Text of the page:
The Grape Glossary: A guide to hip varietals
It's among the planet's oldest and most widely cultivated grapes, yet grenache used to be the Boeing 747 that managed to fly under the radar. Few people thought to search for it by name, which is just as well, because until recently one could scarcely find the word on a label. Now grenache is basking in the bright searchlights.
Found extensively across Spain and southern France in particular, the red variety – or at least its anonymity – was partly the victim of European tradition that tends to place precedence on geographical rather than botanical monikers. That fancy bottle of Châteauneuf-du-Pape on the shelf? Chances are it contains plenty of grenache. Ditto that Côtes du Rhône and the pricy, chichi reds of Spain's Priorat region.
The grape's profile also was hobbled by its role as a consummate team player, mainly found in blends with other varieties. That's usually the case with Châteauneuf-du-Pape and Côtes du Rhône, where syrah and mourvèdre also feature strongly. And you can often count on tasting some grenache in Rioja, where it plays Chris Kunitz on left wing to tempranillo's Sidney Crosby.
Usually full-bodied yet supple and moderate in astringent tannins, grenache comes across with instantly lovable cherry-raspberry characters and deliciously herbal notes. It's a perfect partner for rich red meats and can be spectacular with herb-roasted leg of lamb. The grape also accounts for some of the world's best rosés when fermented in brief contact with the pigment-bearing skins – from affordable Spanish styles to the regal and potent pink wines of Tavel in the southern Rhône Valley.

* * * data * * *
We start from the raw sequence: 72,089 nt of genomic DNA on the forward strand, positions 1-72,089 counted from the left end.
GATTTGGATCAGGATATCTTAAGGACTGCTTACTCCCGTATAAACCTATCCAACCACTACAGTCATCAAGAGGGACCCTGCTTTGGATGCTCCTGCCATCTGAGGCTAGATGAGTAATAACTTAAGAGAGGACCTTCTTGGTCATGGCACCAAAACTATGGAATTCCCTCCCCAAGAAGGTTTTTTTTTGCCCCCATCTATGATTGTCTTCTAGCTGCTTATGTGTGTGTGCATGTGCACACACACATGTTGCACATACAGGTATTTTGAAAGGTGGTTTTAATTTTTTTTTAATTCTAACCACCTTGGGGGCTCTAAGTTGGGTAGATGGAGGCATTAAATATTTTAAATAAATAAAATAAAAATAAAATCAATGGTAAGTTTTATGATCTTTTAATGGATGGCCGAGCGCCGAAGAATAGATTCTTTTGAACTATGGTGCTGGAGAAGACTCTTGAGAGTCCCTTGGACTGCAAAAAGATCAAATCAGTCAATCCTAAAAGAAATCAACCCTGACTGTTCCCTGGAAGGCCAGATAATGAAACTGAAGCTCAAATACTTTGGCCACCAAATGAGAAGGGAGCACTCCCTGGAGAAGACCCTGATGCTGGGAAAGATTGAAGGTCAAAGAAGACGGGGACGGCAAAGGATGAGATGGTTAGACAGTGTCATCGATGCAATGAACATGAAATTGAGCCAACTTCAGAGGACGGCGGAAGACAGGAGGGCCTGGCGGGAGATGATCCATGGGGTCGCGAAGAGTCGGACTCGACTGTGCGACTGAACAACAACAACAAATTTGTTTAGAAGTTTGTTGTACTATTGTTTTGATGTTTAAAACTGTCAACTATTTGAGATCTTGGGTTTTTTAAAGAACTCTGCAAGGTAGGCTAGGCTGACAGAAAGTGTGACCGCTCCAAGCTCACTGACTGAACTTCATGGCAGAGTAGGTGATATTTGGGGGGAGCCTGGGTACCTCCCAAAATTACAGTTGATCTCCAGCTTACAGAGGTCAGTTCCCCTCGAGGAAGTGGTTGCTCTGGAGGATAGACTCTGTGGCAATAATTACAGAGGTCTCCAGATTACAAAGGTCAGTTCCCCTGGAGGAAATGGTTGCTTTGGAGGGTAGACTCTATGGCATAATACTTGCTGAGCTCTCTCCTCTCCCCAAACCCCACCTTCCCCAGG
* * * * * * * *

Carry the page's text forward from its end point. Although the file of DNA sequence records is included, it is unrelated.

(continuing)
Likely born in Spain, where grenache is usually called garnacha, the grape has long been the subject of a paternity dispute with Italian islanders on Sardinia, where it goes by the name cannonau. The historical record sadly offers no clear verdict; "garnacha" and "cannonau" first appeared in writing around the same time, in the 1500s. But the general consensus, based on new DNA profiling, gives the nod to Spain on the basis that the country boasts a greater number of grenache mutations, a genetic hallmark of a plant's most likely origin.
Recently it's become much easier to find the words grenache or garnacha displayed prominently on labels, particularly the often very good bargain reds coming out of Spain. And Australia, a big outpost of the variety, has been turning out impressively concentrated, jammy Rhône-styled grenache-syrah-mourvèdre blends, often labelled GSM. The variety that dared not speak its name is finally out of the closet.
The Flavour Principle by Lucy Waverman and Beppi Crosariol recently took home top prize for best general English cookbook at the Taste Canada Food Writing Awards. Published by HarperCollins.